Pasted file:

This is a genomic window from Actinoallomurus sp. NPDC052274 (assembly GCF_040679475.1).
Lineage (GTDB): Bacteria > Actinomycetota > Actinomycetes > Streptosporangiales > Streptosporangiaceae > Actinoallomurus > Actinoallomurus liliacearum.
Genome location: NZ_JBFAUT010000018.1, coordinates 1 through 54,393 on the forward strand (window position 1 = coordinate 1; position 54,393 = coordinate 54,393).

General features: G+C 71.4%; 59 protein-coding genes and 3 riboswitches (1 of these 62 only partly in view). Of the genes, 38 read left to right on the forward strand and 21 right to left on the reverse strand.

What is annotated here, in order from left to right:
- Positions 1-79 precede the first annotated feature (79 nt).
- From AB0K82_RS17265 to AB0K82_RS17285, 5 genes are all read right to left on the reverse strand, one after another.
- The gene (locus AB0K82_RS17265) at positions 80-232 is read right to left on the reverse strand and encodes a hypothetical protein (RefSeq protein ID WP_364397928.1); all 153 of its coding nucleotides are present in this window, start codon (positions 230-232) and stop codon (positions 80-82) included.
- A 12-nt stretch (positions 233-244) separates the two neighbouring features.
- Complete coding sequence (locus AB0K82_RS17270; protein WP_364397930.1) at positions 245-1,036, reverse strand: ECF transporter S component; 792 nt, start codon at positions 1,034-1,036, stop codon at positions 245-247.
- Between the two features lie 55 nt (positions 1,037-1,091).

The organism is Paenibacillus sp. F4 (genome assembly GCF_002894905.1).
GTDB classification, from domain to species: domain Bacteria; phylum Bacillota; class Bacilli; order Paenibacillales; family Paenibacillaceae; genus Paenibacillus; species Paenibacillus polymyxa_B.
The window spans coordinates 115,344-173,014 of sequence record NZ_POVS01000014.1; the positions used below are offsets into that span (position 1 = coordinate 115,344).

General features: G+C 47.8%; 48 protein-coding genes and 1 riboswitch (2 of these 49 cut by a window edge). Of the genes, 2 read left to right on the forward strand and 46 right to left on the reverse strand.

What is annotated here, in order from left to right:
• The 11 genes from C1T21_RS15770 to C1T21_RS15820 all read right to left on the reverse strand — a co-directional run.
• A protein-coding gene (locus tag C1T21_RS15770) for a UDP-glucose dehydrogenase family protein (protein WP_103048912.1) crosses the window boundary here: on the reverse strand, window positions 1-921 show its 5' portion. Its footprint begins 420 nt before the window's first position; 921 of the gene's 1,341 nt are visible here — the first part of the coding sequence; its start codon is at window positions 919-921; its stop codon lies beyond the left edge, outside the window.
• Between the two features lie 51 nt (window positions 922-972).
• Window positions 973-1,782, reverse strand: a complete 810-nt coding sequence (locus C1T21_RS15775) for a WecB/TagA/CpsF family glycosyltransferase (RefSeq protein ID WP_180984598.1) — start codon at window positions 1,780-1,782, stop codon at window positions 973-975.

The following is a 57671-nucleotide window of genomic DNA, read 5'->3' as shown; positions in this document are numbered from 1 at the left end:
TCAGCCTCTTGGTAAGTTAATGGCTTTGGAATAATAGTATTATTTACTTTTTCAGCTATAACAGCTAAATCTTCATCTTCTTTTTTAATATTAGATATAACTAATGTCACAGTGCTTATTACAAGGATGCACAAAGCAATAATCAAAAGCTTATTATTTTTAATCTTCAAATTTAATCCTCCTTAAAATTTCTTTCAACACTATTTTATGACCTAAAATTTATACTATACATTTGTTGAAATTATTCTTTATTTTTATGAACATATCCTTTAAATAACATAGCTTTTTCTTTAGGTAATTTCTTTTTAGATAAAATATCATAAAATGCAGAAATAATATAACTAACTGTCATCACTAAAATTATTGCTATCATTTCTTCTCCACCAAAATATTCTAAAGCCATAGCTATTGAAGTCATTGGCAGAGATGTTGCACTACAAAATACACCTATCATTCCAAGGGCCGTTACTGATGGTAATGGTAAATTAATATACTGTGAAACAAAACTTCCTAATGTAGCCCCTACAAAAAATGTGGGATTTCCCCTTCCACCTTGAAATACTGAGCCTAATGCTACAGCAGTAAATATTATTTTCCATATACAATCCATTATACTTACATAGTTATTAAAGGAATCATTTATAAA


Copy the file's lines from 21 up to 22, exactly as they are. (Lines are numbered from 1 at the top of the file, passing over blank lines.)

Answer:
The following is a 57671-nucleotide window of genomic DNA, read 5'->3' as shown; positions in this document are numbered from 1 at the left end:
TCAGCCTCTTGGTAAGTTAATGGCTTTGGAATAATAGTATTATTTACTTTTTCAGCTATAACAGCTAAATCTTCATCTTCTTTTTTAATATTAGATATAACTAATGTCACAGTGCTTATTACAAGGATGCACAAAGCAATAATCAAAAGCTTATTATTTTTAATCTTCAAATTTAATCCTCCTTAAAATTTCTTTCAACACTATTTTATGACCTAAAATTTATACTATACATTTGTTGAAATTATTCTTTATTTTTATGAACATATCCTTTAAATAACATAGCTTTTTCTTTAGGTAATTTCTTTTTAGATAAAATATCATAAAATGCAGAAATAATATAACTAACTGTCATCACTAAAATTATTGCTATCATTTCTTCTCCACCAAAATATTCTAAAGCCATAGCTATTGAAGTCATTGGCAGAGATGTTGCACTACAAAATACACCTATCATTCCAAGGGCCGTTACTGATGGTAATGGTAAATTAATATACTGTGAAACAAAACTTCCTAATGTAGCCCCTACAAAAAATGTGGGATTTCCCCTTCCACCTTGAAATACTGAGCCTAATGCTACAGCAGTAAATATTATTTTCCATATACAATCCATTATACTTACATAGTTATTAAAGGAATCATTTATAAA